By Drew Thomas |
Most of the major printing centres across sixteenth-century Europe were in cities that were also major centres of culture, commerce and trade. However, despite being an important port on the Baltic sea, the German city of Kiel never had a vibrant printing industry. According to Christoph Reske’s authoritative reference on early modern German printers, Kiel only had three printers during the first 275 years of print. In the sixteenth-century, Kiel only registers a single year of activity, 1528. In that year the Anabaptist preacher Melchior Hoffmann printed three of his own works.
“As you can imagine, this find is far beyond my expectations.”
-Ernst Bjerke, Head Librarian
Unfortunately, there are no known surviving copies of either of the three works listed in the USTC or in the German national bibliography, VD16. There are, however, some early twentieth-century facsimiles that survive. In 1991 Richard G. Bailey published an article about Hoffmann in which he mentions a 1529 edition of Hoffmann’s Dat Boeck Cantica Canticorum. However, Bailey does not state in what library he consulted the book or whether it was an extant copy or a facsimile that he viewed.
We are proud to announce that a copy of Hoffmann’s Cantica Canticorum, as well as nine other editions by him, have been identified recently in the Oslo Cathedral School library, one of our Preserving the World’s Rarest Books partners. Our postdoctoral fellow, Drew Thomas, recognized the rarity of these items when examining the Cathedral School catalogue.
The head librarian, Ernst Bjerke, was thrilled with the discovery and stated, “You did say, when we met, that an old collection like ours was bound to contain something interesting, but this is remarkable! As you can imagine, this find is far beyond my expectations. I know these leaflets, I’ve handled them several times, and always thought they might be ‘something’, although I’ve never investigated them any further.”
Two of the books are copies of editions listed in the USTC and VD16. The remaining eight works are not only unknown editions but also unknown works by Hoffmann, representing a significant find for historians of the Reformation.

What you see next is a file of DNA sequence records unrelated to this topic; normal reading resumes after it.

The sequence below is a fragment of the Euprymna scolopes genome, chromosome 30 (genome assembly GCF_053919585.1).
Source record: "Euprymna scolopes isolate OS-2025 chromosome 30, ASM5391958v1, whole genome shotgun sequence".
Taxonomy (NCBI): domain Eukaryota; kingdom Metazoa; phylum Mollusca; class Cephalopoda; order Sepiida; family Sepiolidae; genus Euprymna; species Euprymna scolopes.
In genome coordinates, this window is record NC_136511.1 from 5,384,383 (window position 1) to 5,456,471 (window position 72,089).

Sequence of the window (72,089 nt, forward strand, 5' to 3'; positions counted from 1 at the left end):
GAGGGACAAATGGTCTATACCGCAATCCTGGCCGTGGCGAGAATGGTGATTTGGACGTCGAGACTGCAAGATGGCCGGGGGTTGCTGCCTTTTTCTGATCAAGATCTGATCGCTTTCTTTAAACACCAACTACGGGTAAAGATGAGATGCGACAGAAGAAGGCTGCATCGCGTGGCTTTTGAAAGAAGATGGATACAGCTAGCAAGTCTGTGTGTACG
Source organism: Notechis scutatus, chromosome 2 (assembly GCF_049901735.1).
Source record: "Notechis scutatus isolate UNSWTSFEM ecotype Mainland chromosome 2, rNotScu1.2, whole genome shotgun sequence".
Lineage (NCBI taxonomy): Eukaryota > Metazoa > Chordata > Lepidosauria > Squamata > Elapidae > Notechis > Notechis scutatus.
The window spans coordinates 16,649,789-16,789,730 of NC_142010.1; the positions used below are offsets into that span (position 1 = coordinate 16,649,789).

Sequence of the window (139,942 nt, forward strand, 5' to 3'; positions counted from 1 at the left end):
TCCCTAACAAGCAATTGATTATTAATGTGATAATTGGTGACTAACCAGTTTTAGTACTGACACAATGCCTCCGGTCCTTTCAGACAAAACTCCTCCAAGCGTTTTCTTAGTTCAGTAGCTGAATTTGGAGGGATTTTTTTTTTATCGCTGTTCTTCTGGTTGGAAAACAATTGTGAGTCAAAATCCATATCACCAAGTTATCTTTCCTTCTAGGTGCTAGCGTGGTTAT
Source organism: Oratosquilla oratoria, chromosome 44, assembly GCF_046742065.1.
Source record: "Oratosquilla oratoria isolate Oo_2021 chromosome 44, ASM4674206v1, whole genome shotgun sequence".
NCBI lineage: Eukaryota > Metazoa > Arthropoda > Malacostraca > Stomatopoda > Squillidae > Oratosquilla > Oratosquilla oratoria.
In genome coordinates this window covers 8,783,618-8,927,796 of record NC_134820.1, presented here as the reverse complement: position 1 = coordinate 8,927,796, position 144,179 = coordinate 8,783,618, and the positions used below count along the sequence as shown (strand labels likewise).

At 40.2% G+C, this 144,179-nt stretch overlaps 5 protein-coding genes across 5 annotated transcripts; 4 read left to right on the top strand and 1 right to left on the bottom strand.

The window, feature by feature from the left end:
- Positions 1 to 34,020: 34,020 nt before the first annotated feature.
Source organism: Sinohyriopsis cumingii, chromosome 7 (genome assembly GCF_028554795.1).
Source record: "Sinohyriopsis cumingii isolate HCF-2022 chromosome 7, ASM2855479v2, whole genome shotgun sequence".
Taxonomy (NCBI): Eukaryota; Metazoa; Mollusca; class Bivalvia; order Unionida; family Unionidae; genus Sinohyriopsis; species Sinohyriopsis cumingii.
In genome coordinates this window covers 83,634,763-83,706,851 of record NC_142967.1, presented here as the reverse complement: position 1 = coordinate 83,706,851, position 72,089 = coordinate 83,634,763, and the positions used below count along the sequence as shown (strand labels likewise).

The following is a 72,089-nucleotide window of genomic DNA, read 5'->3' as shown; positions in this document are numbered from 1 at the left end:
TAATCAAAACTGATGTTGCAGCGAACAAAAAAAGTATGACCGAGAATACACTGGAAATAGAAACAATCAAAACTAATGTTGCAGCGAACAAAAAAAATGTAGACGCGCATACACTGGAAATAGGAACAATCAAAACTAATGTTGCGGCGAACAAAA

Hoffmann was an Anabaptist preacher in northern Europe, who preached in Kiel, Stockholm, Lübeck, Emden, and other towns. He disagreed with Luther on the presence of Christ in the Eucharist and his teachings, which influenced the 1534 rebellion in Münster, led to his spending the last years of his life imprisoned.
The ten surviving books by Hoffmann represent the earliest and only known copies of sixteenth-century printing in Kiel. This also doubles the known printing output for Kiel in this period. When VD16 was originally conceived, it only included libraries in German-speaking lands. The findings in Oslo demonstrate the rich discoveries available by investigating German books in non-German libraries and by focusing on smaller, under-analysed collections. There could be more Kiel imprints lying on other distant library shelves.
Although the books were known to the Cathedral Library staff, their rarity and uniqueness were not apparent. We hope our Preserving the World’s Rarest Books project can help smaller libraries demonstrate their importance to regional funding bodies and hope it can assist them in developing future conservation and digitization projects. By including their holdings in the USTC, we hope to open their collections to the larger scholarly community.
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Drew Thomas is a Postdoctoral Research Assistant for Preserving the World’s Rarest Books and the Universal Short Title Catalogue. He received his PhD from the University of St Andrews, focusing on the rise of the Wittenberg printing industry during Martin Luther’s Protestant Reformation and counterfeiting in the Reformation book trade. You can follow him on Twitter at @DrewBThomas or on Academia.edu. orcid.org/0000-0002-9028-5251
Images used with the permission of the Oslo Cathedral School Library.